U.S. industrial real estate saw continued growth in the first quarter of 2013, according to data and analysis provided by commercial real estate services firm Jones Lang LaSalle. The U.S. markets the firm tracks experienced mid-to-low vacancy rates and healthy rental numbers, said Craig Meyer, president of JLL Industrial, Americas.
The square footage of new buildings delivered in the first quarter of 2013 was close to triple that of the same quarter in 2012. A total of 14.3 million square feet of new buildings were completed and made ready for occupants in the first quarter, 160.3 percent higher than the 5.5 million square feet delivered in the first quarter of 2012. However, square footage was down 46 percent form the uniquely robust fourth quarter of 2012, which saw 26.4 million square feet completed.
Net absorption (buildings actually being occupied and vacated, irrespective of leases) increased for the fourth consecutive quarter to 37.3 million square feet, up 47.7 percent over the first quarter of 2012. The markets that saw the most positive quarterly net absorption activity in 1Q 2013 were the Inland Empire east of Los Angeles, Chicago, and Atlanta. On a quarterly basis, net absorption dropped 35 percent from the strong fourth quarter of 2012, which is attributed to the high number of buildings completed toward the end of last year. “Of new deliveries, 16 million square feet was pre-leased, much of which contributed to a net absorption boost during the (fourth) quarter,” JLL said. That level was also boosted by speculative construction that had been delivered in the third quarter but was not released until the fourth quarter.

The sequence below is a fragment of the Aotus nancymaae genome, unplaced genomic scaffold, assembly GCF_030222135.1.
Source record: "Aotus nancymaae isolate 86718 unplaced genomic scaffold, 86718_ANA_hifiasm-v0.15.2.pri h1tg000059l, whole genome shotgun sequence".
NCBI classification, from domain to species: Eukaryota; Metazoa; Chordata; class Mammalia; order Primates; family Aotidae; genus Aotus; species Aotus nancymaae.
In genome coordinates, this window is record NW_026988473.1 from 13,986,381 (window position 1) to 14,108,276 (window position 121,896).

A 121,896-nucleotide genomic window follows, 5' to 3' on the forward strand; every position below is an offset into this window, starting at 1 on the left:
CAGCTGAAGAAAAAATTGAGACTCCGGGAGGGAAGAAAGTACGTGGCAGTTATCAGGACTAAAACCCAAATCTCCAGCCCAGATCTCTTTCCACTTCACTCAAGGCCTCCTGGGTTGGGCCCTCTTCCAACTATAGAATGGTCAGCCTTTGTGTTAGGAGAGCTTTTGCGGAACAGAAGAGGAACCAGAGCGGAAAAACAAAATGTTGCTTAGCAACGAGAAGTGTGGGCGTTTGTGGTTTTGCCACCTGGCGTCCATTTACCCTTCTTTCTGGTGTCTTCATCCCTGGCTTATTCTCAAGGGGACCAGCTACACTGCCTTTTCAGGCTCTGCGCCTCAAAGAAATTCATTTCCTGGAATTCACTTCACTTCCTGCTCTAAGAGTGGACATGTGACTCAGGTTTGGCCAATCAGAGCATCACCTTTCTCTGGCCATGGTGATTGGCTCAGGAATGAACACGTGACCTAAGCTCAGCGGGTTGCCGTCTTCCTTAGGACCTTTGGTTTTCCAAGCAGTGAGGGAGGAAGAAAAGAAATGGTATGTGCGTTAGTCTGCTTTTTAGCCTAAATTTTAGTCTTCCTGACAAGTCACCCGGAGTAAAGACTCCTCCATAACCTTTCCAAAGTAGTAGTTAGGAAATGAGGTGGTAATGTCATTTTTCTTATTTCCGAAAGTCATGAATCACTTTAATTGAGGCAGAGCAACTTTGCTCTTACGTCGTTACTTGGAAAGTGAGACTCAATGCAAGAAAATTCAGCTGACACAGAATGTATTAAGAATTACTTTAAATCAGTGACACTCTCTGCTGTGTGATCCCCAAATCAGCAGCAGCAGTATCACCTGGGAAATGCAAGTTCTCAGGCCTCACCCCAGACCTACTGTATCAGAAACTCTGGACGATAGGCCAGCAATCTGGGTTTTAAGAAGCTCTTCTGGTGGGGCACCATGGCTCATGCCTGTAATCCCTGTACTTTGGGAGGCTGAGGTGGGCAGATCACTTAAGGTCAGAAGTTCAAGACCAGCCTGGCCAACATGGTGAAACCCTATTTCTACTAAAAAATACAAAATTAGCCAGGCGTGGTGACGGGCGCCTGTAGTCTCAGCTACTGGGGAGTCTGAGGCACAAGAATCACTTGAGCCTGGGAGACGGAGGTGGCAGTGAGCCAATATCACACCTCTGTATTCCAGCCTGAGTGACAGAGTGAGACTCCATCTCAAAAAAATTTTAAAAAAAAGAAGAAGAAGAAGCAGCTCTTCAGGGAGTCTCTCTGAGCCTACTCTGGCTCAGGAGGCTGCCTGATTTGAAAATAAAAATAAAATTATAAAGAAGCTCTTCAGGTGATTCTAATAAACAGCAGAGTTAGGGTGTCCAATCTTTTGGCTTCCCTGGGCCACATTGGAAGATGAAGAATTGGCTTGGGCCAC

The number of buildings under construction continued to grow in the U.S. market in the first quarter. A total of 62.7 million square feet of industrial space was under construction in the first quarter of 2013, up 50.4 percent year-over-year and 4.6 percent compared to the fourth quarter of 2012. Meyer said the growth in construction to meet demand for industrial space is focused mostly for on buildings under 400,000 square feet, a sign of growth among small businesses leading to demand for smaller buildings. “Class B space is coming back. The broadening economic recovery is spurring more locally-focused businesses to expand. Compared to Class A space, the discount has grown and vacancy rates have nearly equalized,” Meyer said.
The vacancy rate in the U.S. market fell to 8.4 percent in the first quarter of 2013 from 8.7 percent in the fourth quarter of 2012 and 9.1 percent in the same quarter a year ago. The vacancy rate has been steadily falling for over three years. It has improved by 2.2 percentage points since the first quarter of 2010, when it stood at 10.6 percent.